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Conquering My Hamstrings

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I remember growing up dreading the “forward fold” flexibility test. Even as a child I was far from touching my toes and always felt inches behind the majority of my peers. For years I let this inflexibility inhibit me from having full range of motion in my body. Over the past few years I have made great strides in my flexibility as I have worked to gain body awareness, strength, and alignment/balance in my body.

To give you a better idea of my progress, here is a series of pictures of me at the beginning of regular Pilates, after six months of regular Pilates, and after finishing the intermediate teacher training program.

flexibility, hamstrings hamstring 2 IMG_5242

I am still amazed when I look back at the first photo. I don’t think I realized how constricted my body was. I also did not understand the root of the problem, and was used to instructors telling me I needed to “stretch my hamstrings” when they saw my limited range. I spent a lot of time in isolated hamstring stretches, and it wasn’t until I adopted a more holistic approach to balancing out my hips and legs that I saw significant improvement.

Our hamstrings are made up of three muscles that connect from the bottom of our pelvis to the back of our knee. When your pelvis is in a neutral position the hamstrings and hip flexors work as antagonistic forces to balance each other. If your pelvis is tilted more anteriorly (forward) or posteriorly (back) one of the muscle groups has to work while it is stretched, resulting in neurological tightness— similar to how a rubber band becomes more taut as it is stretched.

I realized that my pelvis has the tendency to be in an excessive anterior tilt (i.e. sway back) which results in neurological tightness in my hamstrings and short/tight hip flexors. The cause of this could be anything from psychological postural patterns, to underutilized core stabilization during movement. Once I started addressing my pelvic alignment and stretched/strengthened all of the muscles connected to my hip, I saw significant improvement in my hamstrings range of motion. I spent a lot of time on the full barrel doing ballet stretches, and soon felt like I had a whole new set of legs. Walking felt different. Sitting felt different. Everything felt easier and I was able to perform exercises like spine stretch, saw, and tree without modifications.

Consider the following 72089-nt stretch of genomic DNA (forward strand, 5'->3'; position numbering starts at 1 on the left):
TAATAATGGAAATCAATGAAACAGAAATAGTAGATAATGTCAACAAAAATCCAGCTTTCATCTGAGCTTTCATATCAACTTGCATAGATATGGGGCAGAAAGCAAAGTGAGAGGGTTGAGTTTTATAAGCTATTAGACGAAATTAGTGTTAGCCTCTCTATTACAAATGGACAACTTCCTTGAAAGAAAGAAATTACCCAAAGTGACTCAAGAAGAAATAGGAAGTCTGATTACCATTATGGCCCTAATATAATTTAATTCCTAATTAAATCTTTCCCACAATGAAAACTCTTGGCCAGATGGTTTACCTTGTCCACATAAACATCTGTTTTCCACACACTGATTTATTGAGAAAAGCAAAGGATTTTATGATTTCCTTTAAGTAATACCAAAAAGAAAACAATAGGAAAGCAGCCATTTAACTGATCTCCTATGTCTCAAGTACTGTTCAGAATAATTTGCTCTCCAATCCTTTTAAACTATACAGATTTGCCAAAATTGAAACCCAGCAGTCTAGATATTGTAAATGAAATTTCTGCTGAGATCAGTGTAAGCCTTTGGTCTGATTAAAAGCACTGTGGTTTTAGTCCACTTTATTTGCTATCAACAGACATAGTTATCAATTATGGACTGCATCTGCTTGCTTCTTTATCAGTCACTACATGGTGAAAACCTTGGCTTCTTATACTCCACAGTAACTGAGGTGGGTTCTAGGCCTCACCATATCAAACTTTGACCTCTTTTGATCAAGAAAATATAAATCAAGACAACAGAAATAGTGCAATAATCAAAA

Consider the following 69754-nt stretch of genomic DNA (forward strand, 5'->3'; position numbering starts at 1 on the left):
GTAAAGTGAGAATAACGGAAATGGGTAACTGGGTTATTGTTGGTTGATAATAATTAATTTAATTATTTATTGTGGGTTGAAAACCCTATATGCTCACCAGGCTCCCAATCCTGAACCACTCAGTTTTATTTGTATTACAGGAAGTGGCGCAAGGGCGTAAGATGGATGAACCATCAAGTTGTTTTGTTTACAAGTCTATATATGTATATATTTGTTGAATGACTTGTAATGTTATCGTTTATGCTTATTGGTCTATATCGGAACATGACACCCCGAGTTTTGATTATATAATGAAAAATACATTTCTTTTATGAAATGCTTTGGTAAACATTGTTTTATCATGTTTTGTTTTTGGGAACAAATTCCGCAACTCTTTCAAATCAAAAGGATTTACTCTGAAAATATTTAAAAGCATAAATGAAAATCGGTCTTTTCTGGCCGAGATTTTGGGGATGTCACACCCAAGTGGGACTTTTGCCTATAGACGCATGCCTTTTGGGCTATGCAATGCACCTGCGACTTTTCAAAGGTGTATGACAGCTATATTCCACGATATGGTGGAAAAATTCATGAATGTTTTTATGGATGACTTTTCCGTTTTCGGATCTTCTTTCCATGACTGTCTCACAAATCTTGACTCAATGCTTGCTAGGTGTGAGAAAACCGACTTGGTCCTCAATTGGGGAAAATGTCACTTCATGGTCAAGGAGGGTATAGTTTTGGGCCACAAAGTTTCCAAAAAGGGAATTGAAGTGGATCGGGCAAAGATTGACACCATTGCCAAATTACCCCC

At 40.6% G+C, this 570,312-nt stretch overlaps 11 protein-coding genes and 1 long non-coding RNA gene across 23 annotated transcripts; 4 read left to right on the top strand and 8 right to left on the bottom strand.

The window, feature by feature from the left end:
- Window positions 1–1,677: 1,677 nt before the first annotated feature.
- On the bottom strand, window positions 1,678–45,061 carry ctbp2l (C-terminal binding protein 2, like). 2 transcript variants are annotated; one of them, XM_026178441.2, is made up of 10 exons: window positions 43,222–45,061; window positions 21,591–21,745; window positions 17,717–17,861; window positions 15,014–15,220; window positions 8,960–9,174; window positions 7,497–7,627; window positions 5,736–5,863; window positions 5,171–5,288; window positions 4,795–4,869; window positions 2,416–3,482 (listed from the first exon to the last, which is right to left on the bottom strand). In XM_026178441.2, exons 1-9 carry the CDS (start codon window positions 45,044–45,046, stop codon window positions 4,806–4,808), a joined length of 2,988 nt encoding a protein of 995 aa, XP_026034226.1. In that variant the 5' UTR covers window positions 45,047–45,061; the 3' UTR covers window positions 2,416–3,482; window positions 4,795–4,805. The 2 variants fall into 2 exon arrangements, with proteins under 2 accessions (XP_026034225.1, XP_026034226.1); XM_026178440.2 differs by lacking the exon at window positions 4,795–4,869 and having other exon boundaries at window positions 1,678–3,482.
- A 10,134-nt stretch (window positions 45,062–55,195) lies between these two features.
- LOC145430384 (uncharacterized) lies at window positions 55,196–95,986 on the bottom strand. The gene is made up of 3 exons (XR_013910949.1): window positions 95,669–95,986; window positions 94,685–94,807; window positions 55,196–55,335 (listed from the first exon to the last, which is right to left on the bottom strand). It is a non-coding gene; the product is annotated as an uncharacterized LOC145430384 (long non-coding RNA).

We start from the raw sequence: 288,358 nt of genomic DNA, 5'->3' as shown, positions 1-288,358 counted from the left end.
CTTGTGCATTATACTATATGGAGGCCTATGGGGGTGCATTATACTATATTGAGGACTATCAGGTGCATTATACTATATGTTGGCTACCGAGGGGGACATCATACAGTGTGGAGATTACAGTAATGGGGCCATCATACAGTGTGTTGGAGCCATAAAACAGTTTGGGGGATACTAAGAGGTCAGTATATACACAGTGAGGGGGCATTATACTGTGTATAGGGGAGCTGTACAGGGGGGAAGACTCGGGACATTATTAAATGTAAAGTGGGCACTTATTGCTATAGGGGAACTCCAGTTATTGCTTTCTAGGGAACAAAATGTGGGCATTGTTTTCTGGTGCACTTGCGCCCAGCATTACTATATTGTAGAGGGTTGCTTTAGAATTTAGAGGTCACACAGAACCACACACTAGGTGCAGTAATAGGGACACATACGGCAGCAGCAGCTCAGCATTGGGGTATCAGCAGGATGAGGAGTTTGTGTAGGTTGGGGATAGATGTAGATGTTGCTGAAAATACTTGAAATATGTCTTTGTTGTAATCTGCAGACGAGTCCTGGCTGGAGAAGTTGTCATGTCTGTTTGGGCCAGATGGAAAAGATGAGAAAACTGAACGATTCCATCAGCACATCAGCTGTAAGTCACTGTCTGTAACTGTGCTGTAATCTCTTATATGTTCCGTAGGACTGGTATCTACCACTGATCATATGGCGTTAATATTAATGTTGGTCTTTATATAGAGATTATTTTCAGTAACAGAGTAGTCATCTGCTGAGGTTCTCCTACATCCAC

If you consider yourself to be a “tight person” you’ll probably find it helpful to address any alignment issues. How is your posture? Has this led to any maladaptive movement patterns? Pilates is a wonderful way to ensure you are taking a holistic approach to any misalignment, and a good teacher can help you get to the root of any limitations in your body.

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About the Author:

Rachel recently finished the teacher training program at Streamline. She is excited to continue to develop her passion for Pilates through teaching and personal study. She is mentored by Eva Kauffman, Lise Fischer, and all of the other talented instructors at Streamline. You will see her around the studio teaching classes and posting articles on the Streamline blog.
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Comments

  1. Marci  March 27, 2017

    The more I work on balancing (and strengthening) my pelvis I am amazed to find that my “tight” “short” quads are gradually becoming longer and leaner looking. I’m also amazed at the amount of space I can feel in my pelvis as things start to balance out and help my full system function.

    This is a great entry! I will post it on my pilates page. 🙂

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